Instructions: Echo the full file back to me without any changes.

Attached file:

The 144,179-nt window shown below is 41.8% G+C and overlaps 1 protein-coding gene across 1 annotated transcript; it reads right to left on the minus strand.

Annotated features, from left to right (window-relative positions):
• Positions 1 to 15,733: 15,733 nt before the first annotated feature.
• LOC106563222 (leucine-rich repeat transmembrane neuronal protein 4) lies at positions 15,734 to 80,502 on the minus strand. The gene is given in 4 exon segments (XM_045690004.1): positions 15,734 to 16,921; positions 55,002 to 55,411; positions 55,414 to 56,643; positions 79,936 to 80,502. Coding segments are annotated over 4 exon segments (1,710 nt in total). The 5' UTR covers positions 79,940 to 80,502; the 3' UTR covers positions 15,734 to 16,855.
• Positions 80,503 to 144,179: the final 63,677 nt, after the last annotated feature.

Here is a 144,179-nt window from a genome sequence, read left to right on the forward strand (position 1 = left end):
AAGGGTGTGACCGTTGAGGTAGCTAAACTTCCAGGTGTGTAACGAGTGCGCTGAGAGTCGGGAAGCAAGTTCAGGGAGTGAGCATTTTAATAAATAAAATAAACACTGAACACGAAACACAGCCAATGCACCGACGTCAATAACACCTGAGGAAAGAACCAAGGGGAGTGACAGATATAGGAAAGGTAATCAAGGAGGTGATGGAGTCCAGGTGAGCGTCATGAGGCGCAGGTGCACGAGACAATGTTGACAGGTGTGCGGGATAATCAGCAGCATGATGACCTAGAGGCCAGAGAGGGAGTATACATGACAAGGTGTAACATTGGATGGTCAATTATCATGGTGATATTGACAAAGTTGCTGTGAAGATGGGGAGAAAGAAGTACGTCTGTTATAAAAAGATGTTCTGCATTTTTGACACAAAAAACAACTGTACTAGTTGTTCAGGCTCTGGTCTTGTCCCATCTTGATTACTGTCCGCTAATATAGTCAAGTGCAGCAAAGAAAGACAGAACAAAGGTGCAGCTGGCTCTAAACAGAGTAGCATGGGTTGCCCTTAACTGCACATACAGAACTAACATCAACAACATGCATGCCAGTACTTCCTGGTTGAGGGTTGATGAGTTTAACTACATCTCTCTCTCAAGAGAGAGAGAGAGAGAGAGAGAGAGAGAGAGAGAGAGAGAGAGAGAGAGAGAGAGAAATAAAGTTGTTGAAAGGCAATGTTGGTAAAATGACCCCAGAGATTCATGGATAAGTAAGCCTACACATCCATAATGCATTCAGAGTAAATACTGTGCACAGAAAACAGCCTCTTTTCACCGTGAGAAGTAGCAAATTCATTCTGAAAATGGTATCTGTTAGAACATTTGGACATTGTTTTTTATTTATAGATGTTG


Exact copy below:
The 144,179-nt window shown below is 41.8% G+C and overlaps 1 protein-coding gene across 1 annotated transcript; it reads right to left on the minus strand.

Annotated features, from left to right (window-relative positions):
• Positions 1 to 15,733: 15,733 nt before the first annotated feature.
• LOC106563222 (leucine-rich repeat transmembrane neuronal protein 4) lies at positions 15,734 to 80,502 on the minus strand. The gene is given in 4 exon segments (XM_045690004.1): positions 15,734 to 16,921; positions 55,002 to 55,411; positions 55,414 to 56,643; positions 79,936 to 80,502. Coding segments are annotated over 4 exon segments (1,710 nt in total). The 5' UTR covers positions 79,940 to 80,502; the 3' UTR covers positions 15,734 to 16,855.
• Positions 80,503 to 144,179: the final 63,677 nt, after the last annotated feature.

Here is a 144,179-nt window from a genome sequence, read left to right on the forward strand (position 1 = left end):
AAGGGTGTGACCGTTGAGGTAGCTAAACTTCCAGGTGTGTAACGAGTGCGCTGAGAGTCGGGAAGCAAGTTCAGGGAGTGAGCATTTTAATAAATAAAATAAACACTGAACACGAAACACAGCCAATGCACCGACGTCAATAACACCTGAGGAAAGAACCAAGGGGAGTGACAGATATAGGAAAGGTAATCAAGGAGGTGATGGAGTCCAGGTGAGCGTCATGAGGCGCAGGTGCACGAGACAATGTTGACAGGTGTGCGGGATAATCAGCAGCATGATGACCTAGAGGCCAGAGAGGGAGTATACATGACAAGGTGTAACATTGGATGGTCAATTATCATGGTGATATTGACAAAGTTGCTGTGAAGATGGGGAGAAAGAAGTACGTCTGTTATAAAAAGATGTTCTGCATTTTTGACACAAAAAACAACTGTACTAGTTGTTCAGGCTCTGGTCTTGTCCCATCTTGATTACTGTCCGCTAATATAGTCAAGTGCAGCAAAGAAAGACAGAACAAAGGTGCAGCTGGCTCTAAACAGAGTAGCATGGGTTGCCCTTAACTGCACATACAGAACTAACATCAACAACATGCATGCCAGTACTTCCTGGTTGAGGGTTGATGAGTTTAACTACATCTCTCTCTCAAGAGAGAGAGAGAGAGAGAGAGAGAGAGAGAGAGAGAGAGAGAGAGAGAGAGAGAGAAATAAAGTTGTTGAAAGGCAATGTTGGTAAAATGACCCCAGAGATTCATGGATAAGTAAGCCTACACATCCATAATGCATTCAGAGTAAATACTGTGCACAGAAAACAGCCTCTTTTCACCGTGAGAAGTAGCAAATTCATTCTGAAAATGGTATCTGTTAGAACATTTGGACATTGTTTTTTATTTATAGATGTTG